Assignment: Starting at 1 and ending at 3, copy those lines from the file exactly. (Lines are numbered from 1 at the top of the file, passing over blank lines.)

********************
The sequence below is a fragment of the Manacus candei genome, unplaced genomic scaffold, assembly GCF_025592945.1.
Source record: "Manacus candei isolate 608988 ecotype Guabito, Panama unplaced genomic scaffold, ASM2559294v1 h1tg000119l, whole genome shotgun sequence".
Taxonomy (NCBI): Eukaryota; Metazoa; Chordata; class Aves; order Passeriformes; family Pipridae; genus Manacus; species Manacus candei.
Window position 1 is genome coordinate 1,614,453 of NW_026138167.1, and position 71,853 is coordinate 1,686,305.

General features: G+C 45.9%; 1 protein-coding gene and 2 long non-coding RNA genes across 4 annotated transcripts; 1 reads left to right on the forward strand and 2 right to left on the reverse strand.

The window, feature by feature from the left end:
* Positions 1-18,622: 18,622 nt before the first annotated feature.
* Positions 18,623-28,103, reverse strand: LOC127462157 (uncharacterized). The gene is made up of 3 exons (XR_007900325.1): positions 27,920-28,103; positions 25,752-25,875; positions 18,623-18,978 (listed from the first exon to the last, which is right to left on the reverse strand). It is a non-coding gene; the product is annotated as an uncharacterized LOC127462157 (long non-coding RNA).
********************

The sequence below is a fragment of the Manacus candei genome, unplaced genomic scaffold, assembly GCF_025592945.1.
Source record: "Manacus candei isolate 608988 ecotype Guabito, Panama unplaced genomic scaffold, ASM2559294v1 h1tg000119l, whole genome shotgun sequence".
Taxonomy (NCBI): Eukaryota; Metazoa; Chordata; class Aves; order Passeriformes; family Pipridae; genus Manacus; species Manacus candei.